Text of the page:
|Publication number||US7787240 B2|
|Application number||US 11/678,281|
|Publication date||Aug 31, 2010|
|Priority date||Feb 23, 2007|
|Also published as||US20080204440|
|Publication number||11678281, 678281, US 7787240 B2, US 7787240B2, US-B2-7787240, US7787240 B2, US7787240B2|
|Original Assignee||Dudley Swain|
|Export Citation||BiBTeX, EndNote, RefMan|
|Patent Citations (11), Referenced by (15), Classifications (7), Legal Events (1)|
|External Links: USPTO, USPTO Assignment, Espacenet|
1. Field of the Invention
The invention relates in general to methods and devices for wearable assemblies for the display of images, and, more particularly, embodiments of the present invention relate to video jackets wherein the weight of a display screen is directly supported by the torso of a wearer, and is stabilized by direct engagement with that torso.
2. Description of the Prior Art
A variety of wearable display systems had previously been proposed. Such systems include, for example, sandwich boards, video jackets, and wearable flexible video displays. One such prior system is described by Dodd U.S. Pat. No. 6,843,012, which discloses a framework in the nature of a back pack frame that is worn by a person and supports an LCD screen above the head of that person. The frame also supports a power supply, media player and controls for the system. Placing the screen above the head of the person is said to provide improved visibility for advertising messages. Metcalf U.S. Pat. No. 7,030,855 discloses flexible video display material in the form of a garment. Rubin et al. US 2004/0187184 also discloses a flexible video display material on a garment. Fitch U.S. Pat. No. 5,912,653 discloses a jacket with an LCD display zippered into an aperture in the jacket. The LCD display is supported by the jacket. The hardware includes a GPS beacon to provide information as to the location of the jacket. Borovoy et al. US 2004/0189474 discloses a “tag”, such as a small LCD display, that is worn by a person. The tag is capable of displaying graphics and text images for communicating with similar tags worn by other people. The tags can also include GPS receivers for ascertaining the locations of the wearers of the tags. Harary et al. US 2006/0028430 discloses a video jacket wherein an LCD display is attached to and carried by a jacket for advertising or fashion purposes. Harary US 2005/0206616 has a similar disclosure.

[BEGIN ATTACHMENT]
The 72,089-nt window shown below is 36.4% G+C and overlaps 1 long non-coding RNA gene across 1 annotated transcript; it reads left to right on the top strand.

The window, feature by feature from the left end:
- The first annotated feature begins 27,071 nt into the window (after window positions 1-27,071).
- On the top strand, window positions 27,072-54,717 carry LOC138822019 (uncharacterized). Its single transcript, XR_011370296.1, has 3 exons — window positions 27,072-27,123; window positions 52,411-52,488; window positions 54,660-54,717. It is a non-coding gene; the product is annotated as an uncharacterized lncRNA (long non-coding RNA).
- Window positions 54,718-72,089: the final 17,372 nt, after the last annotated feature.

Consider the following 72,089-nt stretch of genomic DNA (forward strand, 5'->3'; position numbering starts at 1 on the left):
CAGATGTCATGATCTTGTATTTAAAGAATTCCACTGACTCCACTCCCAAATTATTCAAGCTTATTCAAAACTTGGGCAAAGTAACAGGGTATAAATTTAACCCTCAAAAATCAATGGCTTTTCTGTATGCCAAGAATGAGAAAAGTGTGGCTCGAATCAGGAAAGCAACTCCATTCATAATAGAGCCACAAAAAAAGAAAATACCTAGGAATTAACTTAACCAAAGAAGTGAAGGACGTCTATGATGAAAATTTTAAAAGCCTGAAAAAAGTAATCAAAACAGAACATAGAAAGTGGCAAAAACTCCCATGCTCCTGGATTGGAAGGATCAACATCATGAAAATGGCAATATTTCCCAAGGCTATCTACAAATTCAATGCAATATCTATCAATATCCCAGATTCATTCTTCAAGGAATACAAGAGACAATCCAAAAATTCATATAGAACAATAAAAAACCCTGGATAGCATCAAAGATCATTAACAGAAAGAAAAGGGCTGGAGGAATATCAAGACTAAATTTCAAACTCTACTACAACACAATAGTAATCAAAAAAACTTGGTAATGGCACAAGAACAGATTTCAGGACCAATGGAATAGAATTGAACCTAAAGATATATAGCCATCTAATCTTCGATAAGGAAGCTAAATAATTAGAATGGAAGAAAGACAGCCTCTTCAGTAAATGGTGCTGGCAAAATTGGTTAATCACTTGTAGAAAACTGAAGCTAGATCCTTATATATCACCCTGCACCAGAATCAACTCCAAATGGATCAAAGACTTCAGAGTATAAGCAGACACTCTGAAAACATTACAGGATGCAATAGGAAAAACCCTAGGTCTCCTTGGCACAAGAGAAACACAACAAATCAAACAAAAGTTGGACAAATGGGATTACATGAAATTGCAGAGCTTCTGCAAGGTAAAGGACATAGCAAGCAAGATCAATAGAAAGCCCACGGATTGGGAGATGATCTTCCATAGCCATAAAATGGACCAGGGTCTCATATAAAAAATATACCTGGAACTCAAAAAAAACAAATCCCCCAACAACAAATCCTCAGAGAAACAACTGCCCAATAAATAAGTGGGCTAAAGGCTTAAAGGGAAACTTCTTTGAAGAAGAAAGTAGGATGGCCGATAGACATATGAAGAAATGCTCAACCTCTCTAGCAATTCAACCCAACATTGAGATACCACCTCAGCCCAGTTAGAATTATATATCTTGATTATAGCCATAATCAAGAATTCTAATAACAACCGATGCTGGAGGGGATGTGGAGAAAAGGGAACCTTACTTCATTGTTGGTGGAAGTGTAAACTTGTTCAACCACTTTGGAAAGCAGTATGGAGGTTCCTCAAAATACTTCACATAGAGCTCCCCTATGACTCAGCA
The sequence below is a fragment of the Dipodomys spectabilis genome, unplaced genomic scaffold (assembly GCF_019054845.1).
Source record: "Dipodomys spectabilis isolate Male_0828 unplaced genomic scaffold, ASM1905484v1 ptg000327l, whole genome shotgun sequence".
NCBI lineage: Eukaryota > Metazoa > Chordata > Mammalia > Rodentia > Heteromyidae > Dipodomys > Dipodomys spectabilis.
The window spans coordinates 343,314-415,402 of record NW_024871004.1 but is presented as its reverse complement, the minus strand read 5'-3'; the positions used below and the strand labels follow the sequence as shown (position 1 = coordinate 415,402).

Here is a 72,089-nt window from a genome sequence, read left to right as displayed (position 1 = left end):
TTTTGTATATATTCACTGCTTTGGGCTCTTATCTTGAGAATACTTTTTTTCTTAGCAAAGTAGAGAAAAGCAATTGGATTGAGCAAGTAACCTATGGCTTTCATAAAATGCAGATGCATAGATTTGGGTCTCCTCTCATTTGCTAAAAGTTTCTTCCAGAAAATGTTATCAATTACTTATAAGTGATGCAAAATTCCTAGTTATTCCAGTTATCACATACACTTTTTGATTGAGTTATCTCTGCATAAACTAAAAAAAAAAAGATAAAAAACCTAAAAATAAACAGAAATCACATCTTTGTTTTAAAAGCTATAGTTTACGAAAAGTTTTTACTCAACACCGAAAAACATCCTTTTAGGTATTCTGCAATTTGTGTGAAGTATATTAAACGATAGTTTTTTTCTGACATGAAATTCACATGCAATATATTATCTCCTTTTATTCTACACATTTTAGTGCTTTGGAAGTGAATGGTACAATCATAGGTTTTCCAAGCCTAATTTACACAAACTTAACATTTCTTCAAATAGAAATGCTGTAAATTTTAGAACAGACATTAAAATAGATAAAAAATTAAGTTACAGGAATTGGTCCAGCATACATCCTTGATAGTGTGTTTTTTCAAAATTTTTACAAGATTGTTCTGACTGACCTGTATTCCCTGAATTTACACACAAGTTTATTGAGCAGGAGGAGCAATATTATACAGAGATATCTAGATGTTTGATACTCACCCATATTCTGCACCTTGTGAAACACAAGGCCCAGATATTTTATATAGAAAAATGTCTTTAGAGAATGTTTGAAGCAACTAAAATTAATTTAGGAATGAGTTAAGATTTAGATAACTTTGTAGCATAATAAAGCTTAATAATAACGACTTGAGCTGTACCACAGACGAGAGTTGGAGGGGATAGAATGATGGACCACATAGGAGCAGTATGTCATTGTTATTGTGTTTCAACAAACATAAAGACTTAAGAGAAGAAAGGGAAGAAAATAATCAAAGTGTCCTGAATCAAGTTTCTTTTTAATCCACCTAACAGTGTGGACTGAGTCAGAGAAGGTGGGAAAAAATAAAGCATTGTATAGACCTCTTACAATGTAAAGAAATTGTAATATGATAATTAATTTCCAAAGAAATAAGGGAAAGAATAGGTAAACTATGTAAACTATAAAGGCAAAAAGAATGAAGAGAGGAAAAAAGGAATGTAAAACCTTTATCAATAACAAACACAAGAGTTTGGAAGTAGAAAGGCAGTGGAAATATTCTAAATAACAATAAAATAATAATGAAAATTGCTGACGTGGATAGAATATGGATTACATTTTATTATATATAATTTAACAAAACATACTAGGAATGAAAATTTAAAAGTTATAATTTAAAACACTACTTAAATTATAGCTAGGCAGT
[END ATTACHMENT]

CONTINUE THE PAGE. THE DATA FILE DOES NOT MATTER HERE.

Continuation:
Such prior art devices and methods are not without their shortcomings. A major shortcoming of typical prior art devices and methods is that they are not well suited or practical for continual day after day commercial usage for advertising display purposes. They tend to be difficult and/or unpleasant to view and/or to wear. Where, for example, a monitor is mounted on scaffolding above a person's head, many viewers will be interested more in how it works than in what is being displayed on the monitor. Also it invites some people to see if they can cause the person wearing it to fall down and break the device.
Portable advertising displays must be easy to read, without message diminishing distractions, safe, and comfortable to carry. A flexible display on a video jacket tends to be distorted, which makes it difficult to read, and distracts from the intended message, particularly with a constantly changing message. If anything about the system is visible except the display, the viewers tend to be distracted by watching the other parts of the system. A display that is being carried by a person should be as stable as possible. If the display is moving too much it is at best hard to read, and at worst it may make the reader who focuses closely on it feel woozy. Since a person may be wearing a video jacket or a similar article of clothing for several hours a day, it must be comfortable. The display should be mated to the jacket in such a way that it blends into the jacket and is not obscured by any part of the jacket. The display should not change the natural drape of the article of clothing to such a degree that it distracts from the message that is presented on the display screen of the assembly.
These and other difficulties of the prior art have been overcome according to the present invention.